Profiles of Historic Sites



Nicomen Supply Stores & Post Office, Deroche, BC
Nicomen Island Women's Institute fonds/0174-005
Courtesy Mission Community Archives

Deroche Community


Location:
Lougheed Highway

Neighbourhood:
Deroche

Date of Original Construction:
Original settlement 1860s

Resource Type:
Rural Community


Site Description:

Small rural community, north-east of Nicomen Island, about 18 km east of Mission on Lougheed Highway. The community includes a school, a community hall, the Fraser Valley Regional District Community Access Centre, and a few remaining retail stores and a gas station. The CPR track runs parallel to the Lougheed Highway, on the south side of the community.


Site History:

Sto:lo people thrived in the area for thousands of years, fishing the rich waters, harvesting the land, hunting and trapping. The Nicomen Slough is a favourite nesting and breeding area for eagles and a variety of water fowl, including swans, geese, and ducks. Sto:lo people had a number of permanent settlements in the area, including Lak: amel; seasonal camps were also located along the rivers and slough where fishing and food were abundant.

One of the earliest settlers was Joseph Deroche, who settled in the area in 1862, and after whom the village is named. His first dwelling was a log cabin, but he eventually built a farmhouse, just south of where the Deroche Bridge now stands. When the farmhouse burned down, he built another, which survived and is now the local landmark.2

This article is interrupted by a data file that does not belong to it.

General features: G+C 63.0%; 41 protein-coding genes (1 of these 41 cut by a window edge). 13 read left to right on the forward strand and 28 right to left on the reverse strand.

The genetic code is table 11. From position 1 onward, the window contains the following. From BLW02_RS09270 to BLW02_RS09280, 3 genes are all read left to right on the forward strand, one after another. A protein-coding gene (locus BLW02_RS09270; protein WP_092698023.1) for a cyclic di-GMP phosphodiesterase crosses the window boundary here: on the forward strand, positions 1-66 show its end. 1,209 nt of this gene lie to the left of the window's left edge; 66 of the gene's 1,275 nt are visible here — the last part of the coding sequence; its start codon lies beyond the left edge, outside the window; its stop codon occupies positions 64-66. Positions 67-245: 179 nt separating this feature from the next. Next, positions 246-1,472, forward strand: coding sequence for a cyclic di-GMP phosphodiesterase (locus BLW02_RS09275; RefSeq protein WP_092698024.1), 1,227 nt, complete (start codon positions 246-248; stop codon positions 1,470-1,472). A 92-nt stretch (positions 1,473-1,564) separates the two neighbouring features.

The Canadian Pacific Rail line came through in 1885, creating jobs and providing the first land transportation. Settlers could now get supplies, groceries, feed for livestock, regular mail deliveries. They could ship milk and produce to Mission and Vancouver.

The community was referred to as North Nicomen; when a post office was set up by Ernest Desrocher in 1891, the name was changed to Deroche. In 1893, residents started a petition to get a school, and a one-room North Nicomen School opened in October. The first teacher, Norman McLeod stayed on for 5 years. By 1914, the school was overcrowded and a new one was built; an extension was added on the east side in 1932, and was in continuous use till 2000.

The major flood of 1894 inundated the area, the CPR track was under water as far as Hatzic. After the flood, farmers put in their own roads, little more than trails, to connect to the school, churches and river landings. In 1901, a bridge spanning Nicomen Slough linked the growing communities.